Top ten films of 2018: Roma, Active Measures, Black KkKlansman, Black Panther, Cold War, First Reformed, The Other Side of the Wind, Sorry to Bother You, Support the Girls, Suspiria.
Runners up: Active Measures, Blindspotting, Can You Ever Forgive Me?, Leave No Trace, Shirkers, Won’t You Be My Neighbor?, First Man.
Snap your fingers, like Thanos, and half of all existing motion pictures turn into a shower of disintegrating pixels. Imposing scarcity is a tragic task, but it had to be done to make room for more tent poles. Just ask the FilmStruck proprietors, who made so much vanish so that deserving stockholders might affix ermine mud flaps to their Porsche Cayennes.
The process needs no empurpled Josh Brolin, though. The decay-prone qualities of an all-digital media are bad enough—as opposed to 35mm, which can survive decades in a frozen dump. Preserving all this digital cinema is going to be a technical challenge for anyone watching a hundred years from now. (Of course, you could be like that now-infamous professor who opined in the Washington Post that the loss of FilmStruck just cleared the deck of a lot of moldy old films enshrining racism and sexism, so why not dump it and make room for something new.)
But the contradiction of supposedly having everything at hand—we certainly don’t—is aggravating. So much of the lineup on streaming services is “for us to know and for you to find out,” a self-fulfilling forecast of “content” unwatched.
Happily, Roma, did create a buzz through the old way of word of mouth. And all honor for exhibitors such as 3Below, taking a gamble that people would want to see a real movie in a real theater even while it played on Netflix.
Yet some of these names will be unfamiliar. The documentary Active Measures took the spot reserved for Won’t You Be My Neighbor? Tender and moving as that profile of Mr. Rogers was, you ought to give primacy to the kind of documentary filmmaking that could get a reporter killed. The analysis of Putin skullduggery was as menacing as supervillainy in any Marvel epic.
Black KkKlansman and Black Panther are forever linked by titles. The first is a New York film school-style attack on a wild tale, based on a true story the way a cube of bouillon is based on an ox. It’s a reminder of how much infuriating fun Spike Lee can be—there’s still a point on that Spike. And there isn’t a white American alive who should miss Harry Belafonte’s lecture on the weight of cinema. As for Black Panther, it just may be another Wizard of Oz someday.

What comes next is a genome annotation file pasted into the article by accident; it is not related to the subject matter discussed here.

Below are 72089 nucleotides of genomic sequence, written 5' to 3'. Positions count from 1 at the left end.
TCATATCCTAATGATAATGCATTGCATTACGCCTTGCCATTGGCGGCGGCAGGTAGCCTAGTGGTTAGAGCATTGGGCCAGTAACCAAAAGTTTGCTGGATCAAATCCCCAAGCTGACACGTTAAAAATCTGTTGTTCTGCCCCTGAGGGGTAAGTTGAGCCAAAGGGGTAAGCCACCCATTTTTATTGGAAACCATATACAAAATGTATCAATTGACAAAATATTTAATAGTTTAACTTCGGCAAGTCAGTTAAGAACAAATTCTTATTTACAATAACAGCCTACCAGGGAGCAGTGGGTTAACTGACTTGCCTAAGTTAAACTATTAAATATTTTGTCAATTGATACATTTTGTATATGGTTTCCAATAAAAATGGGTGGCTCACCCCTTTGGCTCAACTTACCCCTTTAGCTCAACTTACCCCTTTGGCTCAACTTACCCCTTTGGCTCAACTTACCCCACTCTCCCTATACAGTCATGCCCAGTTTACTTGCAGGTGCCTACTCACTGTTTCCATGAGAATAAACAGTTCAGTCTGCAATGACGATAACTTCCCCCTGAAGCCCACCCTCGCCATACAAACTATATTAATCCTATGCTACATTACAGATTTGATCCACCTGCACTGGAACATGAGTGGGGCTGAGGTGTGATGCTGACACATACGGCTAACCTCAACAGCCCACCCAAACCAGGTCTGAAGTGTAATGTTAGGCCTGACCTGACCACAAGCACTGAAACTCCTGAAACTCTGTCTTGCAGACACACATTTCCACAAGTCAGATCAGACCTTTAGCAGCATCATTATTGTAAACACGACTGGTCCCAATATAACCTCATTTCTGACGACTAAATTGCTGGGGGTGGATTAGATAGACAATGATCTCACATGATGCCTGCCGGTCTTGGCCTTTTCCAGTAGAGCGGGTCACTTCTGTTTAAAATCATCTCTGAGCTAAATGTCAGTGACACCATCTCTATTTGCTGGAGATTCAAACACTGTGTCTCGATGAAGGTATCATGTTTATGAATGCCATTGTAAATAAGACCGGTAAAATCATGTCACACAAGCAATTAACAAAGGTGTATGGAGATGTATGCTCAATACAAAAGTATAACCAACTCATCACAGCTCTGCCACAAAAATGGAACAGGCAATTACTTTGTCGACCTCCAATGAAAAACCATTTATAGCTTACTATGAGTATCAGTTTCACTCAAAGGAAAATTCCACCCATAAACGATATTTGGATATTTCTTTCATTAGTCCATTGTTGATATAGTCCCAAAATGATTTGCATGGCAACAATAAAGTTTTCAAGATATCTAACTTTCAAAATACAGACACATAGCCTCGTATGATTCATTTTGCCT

Cold War opens in January, an ironical black and white romance of missed connections amid the Soviet days. It has the lyricism of the best of Nabokov.
First Reformed’s somber tone and the mussy ending is a challenge, but Paul Schrader’s mystical cinephilia deserves all the honors its getting.
Speaking of cinephilia, the completed Other Side of the Wind shows the limberness of late-period Orson Welles. What else might be resurrected?
In Sorry to Bother You, Boots Riley uses comedy to cut up racism, matching the vigor, ferment and outlandishness seen in last-century counterculture satire, from the Firesign Theater to Lindsay Anderson’s Candide story O Lucky Man! (1973).
Viva Support the Girls, one of the best yet least known on this list. Andrew Bujalski’s study of a titties-and-beer bar in suburban Texas honors the ingenuity of a sharp middle manager (an endearing Regina King) intervening between the friendly young imbeciles she employs and her swine of a boss.
Luca Guadagnino’s deeply frightening 1970s-set Suspiria remake is my idea of a solstice movie, since a season of darkness is perfect for tales of death and night and blood. More on its satanic powers later when Amazon decides to “drop” it for streaming (the word is significant, somehow—it can mean either “bestow” or “get rid of”).